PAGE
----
When you brush the cobwebs off Erskine May, the holy writ of parliamentary practice, you find that MPs are forbidden to quote from newspapers on the floor of the House. Stupid book. No wonder it's ignored. As Matthew Parris pointed out, newspapers used to report what happened in parliament: now parliament reports what happens in newspapers.
Iain Duncan Smith took up the Evening Standard story of the blood-encrusted 94-year-old grandmother who spent two days on a trolley in Accident and Emergency. He wondered whether the Prime Minister would care to apologise to the old lady? The Prime Minister replied that the newspaper report was strongly disputed by the hospital, that the Tories were to blame, and that things were going to change.
In the ensuing hubbub, he demonstrated a mastery of parliament by dropping his voice to be heard. "Rather than trying to denigrate everything, let him applaud, for once, people working to deliver excellent standards of care."
This leitmotif will run for months, I fear. Smith castigates Blair for failing to apologise; Blair castigates Smith for failing to pay tribute. I'm sick of it already.
"Paying tribute" is the last refuge of the ministerial scoundrel, as we know, so we can say that the exchange was a score draw. That is, a win for Mr Duncan Smith.
The letter from the old lady's grandson is a belter. It winded the Government; you can't howl down a speaker quoting direct evidence such as this: "She had not been washed. She was still wearing blood-soaked socks and had congealed blood under her fingernails." (Cries of "disgraceful!" from both sides of the House, for opposite reasons.)
Mr Blair is one step ahead (that's not enough steps). He can diagnose the Tory strategy but doesn't disable it. "The reason he wants to run down the NHS is to make the political case to get rid of it." There may be a few operations that go wrong, he admitted, but "the vast majority" found standards to be "excellent".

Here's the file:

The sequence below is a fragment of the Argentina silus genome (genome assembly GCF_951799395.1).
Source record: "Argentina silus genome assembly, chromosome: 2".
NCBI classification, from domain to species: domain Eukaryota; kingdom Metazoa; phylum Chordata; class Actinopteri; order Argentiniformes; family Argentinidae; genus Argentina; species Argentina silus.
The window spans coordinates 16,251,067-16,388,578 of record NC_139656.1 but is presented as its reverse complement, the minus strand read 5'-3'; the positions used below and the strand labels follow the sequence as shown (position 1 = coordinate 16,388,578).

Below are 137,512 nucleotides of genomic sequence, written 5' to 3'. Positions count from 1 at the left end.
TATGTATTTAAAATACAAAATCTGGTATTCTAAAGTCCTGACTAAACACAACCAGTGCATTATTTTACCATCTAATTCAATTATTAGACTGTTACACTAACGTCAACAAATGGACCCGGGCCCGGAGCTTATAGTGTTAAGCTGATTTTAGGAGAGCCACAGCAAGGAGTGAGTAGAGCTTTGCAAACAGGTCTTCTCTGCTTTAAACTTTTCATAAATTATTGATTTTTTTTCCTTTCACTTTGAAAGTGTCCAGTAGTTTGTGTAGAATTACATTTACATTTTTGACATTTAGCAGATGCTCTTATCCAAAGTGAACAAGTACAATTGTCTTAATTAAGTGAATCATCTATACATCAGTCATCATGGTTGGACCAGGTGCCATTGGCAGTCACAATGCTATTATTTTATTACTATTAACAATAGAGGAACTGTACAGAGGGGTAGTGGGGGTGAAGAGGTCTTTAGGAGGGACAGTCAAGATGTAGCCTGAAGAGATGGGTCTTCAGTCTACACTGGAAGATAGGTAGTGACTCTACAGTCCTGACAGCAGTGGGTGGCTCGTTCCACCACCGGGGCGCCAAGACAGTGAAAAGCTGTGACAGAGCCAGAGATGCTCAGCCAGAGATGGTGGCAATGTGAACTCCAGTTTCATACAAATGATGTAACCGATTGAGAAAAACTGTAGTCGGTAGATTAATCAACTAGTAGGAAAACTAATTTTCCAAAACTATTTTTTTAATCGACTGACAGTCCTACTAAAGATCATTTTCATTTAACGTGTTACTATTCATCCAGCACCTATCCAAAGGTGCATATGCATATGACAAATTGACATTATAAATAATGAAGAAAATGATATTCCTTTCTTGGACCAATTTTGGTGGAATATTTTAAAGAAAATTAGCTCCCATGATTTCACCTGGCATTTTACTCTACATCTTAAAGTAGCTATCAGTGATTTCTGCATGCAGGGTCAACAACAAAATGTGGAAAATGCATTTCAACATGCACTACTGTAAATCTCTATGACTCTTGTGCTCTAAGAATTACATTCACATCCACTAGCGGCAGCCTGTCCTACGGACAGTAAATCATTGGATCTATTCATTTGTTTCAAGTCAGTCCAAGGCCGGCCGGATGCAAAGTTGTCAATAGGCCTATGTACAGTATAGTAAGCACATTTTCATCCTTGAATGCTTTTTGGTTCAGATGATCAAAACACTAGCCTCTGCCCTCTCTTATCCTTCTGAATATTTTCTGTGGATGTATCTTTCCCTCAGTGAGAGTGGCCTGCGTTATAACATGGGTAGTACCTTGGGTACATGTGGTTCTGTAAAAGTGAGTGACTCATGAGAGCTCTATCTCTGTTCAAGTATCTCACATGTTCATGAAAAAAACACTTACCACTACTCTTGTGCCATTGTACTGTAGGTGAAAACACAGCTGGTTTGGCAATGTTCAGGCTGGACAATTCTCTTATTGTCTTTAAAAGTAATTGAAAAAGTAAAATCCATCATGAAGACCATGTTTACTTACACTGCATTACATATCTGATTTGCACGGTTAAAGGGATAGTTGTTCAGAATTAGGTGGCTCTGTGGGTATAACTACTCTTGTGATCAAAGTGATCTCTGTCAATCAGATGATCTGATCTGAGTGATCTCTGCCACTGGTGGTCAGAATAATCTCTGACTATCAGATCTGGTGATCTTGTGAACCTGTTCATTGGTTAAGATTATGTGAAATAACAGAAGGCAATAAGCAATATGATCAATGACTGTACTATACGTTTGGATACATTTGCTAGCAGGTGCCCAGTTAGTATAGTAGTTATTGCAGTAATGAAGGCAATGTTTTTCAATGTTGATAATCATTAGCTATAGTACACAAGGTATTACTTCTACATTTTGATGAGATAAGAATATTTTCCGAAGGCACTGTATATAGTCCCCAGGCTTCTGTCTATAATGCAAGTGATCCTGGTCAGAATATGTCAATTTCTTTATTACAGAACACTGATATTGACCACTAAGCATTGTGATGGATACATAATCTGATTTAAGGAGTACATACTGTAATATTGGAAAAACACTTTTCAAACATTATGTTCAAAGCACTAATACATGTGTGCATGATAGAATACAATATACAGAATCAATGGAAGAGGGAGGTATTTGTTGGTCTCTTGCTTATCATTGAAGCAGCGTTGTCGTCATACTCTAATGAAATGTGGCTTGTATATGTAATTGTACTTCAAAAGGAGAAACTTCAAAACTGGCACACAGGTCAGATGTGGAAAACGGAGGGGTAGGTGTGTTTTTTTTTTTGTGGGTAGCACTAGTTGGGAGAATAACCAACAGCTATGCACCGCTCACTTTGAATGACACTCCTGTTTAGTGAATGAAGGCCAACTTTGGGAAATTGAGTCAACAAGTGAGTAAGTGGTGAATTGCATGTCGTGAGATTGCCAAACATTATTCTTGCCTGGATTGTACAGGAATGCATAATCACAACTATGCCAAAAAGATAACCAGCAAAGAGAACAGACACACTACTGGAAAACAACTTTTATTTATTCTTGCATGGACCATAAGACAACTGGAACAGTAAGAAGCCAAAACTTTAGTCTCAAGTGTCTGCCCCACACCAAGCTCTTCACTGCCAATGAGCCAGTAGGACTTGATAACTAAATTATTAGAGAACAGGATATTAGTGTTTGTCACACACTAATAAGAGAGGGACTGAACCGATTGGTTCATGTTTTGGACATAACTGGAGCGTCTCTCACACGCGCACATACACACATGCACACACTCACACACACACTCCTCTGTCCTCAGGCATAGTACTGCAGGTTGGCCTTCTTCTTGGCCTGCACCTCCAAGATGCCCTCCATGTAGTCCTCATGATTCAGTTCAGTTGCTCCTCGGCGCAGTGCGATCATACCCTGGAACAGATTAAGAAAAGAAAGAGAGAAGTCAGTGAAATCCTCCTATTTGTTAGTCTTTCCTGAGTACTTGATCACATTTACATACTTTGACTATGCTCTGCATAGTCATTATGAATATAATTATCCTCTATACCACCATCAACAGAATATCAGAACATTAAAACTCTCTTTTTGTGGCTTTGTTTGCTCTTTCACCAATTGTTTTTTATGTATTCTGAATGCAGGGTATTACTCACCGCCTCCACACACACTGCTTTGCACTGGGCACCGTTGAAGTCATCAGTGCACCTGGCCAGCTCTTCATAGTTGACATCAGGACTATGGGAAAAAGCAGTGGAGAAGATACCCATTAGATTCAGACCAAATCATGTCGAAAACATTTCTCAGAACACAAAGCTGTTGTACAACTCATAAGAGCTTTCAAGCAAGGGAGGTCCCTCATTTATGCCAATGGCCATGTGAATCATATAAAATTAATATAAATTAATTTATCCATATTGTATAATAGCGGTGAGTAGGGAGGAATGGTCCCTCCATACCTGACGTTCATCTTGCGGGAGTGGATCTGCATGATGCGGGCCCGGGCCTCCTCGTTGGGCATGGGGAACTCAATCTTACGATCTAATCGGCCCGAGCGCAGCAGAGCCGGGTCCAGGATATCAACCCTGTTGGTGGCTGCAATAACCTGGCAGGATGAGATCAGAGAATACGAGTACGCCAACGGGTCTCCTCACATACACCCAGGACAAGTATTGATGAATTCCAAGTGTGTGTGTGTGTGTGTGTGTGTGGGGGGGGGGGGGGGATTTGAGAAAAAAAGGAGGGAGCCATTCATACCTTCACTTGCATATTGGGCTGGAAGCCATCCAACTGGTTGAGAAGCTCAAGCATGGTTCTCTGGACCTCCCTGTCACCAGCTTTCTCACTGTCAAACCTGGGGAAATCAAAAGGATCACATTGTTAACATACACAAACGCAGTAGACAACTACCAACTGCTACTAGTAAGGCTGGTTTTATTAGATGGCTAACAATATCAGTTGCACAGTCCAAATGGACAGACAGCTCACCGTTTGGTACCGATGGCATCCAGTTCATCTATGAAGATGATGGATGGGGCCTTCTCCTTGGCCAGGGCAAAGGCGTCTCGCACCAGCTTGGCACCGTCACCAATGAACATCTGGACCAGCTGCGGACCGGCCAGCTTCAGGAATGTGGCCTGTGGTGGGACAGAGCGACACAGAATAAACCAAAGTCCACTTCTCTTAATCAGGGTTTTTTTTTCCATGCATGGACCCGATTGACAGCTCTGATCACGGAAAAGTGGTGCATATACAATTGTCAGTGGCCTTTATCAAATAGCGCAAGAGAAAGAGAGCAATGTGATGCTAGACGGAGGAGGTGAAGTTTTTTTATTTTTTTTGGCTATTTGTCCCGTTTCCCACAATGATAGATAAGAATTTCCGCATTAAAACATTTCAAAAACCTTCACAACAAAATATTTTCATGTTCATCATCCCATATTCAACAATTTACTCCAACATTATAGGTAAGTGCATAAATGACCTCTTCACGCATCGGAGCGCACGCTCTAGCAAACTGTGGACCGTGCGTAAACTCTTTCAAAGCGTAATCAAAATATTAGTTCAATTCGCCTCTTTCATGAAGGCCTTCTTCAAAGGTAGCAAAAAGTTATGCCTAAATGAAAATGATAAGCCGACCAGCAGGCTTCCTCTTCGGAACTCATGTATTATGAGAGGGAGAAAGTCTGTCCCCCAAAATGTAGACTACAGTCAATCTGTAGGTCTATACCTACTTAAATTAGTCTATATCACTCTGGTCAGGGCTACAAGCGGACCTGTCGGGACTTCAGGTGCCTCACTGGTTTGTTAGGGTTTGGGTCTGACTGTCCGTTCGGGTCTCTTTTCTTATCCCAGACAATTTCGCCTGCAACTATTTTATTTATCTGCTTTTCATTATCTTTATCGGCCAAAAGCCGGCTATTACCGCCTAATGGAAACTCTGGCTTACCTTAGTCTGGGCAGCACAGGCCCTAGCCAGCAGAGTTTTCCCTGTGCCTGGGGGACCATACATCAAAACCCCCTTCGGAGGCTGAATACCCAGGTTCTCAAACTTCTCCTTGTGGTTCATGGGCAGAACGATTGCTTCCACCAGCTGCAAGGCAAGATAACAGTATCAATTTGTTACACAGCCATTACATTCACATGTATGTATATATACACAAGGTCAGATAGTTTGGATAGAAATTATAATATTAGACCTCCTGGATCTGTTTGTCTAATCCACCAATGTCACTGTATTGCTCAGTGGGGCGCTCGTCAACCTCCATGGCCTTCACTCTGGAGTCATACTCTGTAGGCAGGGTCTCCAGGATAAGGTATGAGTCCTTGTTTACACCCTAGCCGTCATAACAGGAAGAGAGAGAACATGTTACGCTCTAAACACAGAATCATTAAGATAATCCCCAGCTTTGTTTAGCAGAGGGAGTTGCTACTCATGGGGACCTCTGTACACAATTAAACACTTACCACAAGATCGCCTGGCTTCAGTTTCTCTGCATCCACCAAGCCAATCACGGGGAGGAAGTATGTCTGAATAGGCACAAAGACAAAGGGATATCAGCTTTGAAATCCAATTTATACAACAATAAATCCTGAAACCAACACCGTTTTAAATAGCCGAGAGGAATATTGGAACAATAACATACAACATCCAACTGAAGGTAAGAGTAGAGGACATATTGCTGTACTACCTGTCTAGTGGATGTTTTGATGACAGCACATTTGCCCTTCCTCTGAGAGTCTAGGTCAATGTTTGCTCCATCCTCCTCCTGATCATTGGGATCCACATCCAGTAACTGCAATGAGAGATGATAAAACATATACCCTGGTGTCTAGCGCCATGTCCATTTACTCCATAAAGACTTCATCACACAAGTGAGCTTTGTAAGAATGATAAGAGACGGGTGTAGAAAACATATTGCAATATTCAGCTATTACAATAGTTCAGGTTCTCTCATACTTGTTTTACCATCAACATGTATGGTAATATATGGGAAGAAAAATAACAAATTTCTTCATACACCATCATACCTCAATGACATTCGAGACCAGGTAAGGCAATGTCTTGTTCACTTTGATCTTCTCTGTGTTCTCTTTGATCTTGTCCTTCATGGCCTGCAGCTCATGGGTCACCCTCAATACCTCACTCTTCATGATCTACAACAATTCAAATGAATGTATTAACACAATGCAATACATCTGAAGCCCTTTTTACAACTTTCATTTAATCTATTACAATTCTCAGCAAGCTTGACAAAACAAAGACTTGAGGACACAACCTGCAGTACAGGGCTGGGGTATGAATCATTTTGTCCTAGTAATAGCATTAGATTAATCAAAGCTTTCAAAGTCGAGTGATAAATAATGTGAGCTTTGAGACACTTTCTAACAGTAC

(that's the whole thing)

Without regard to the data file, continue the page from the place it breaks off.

Even the Prime Minister's abilities in the arts of sincerity can't carry that one off. There are 100,000 people from the past five years who don't believe it – mainly because they're dead, killed by the bug that lives in unwashed, unswept wards.
Then you hear him say: "They kept her in a medical assessment unit. Perfectly properly." The unit turned out to be a chair in a corner of A&E which had been reclassified as a Medical Assessment Unit.
We must all want to believe the Prime Minister – his ratings remain high as a kite, after all. But how difficult it is when you listen to him.
In response to another question, he said Britain's educational achievements were outstanding. Compared to what? Now that black families are sending their children back to Africa and Jamaica to be educated? But of course, Mr Blair wants to put the money in and Mr Smith wants to take the money out. For the first time, that sounds like rather a brilliant idea.
As Mr Blair pointed out (helpfully, for I hadn't realised this was the policy), the Tories were offering tax cuts so people could buy their own health insurance. Who wouldn't buy a health insurance policy for themselves and their family, if the Government paid for it? How persuasive can a man be? Even when he disagrees with what he's saying we can't help warming to it.Reuse content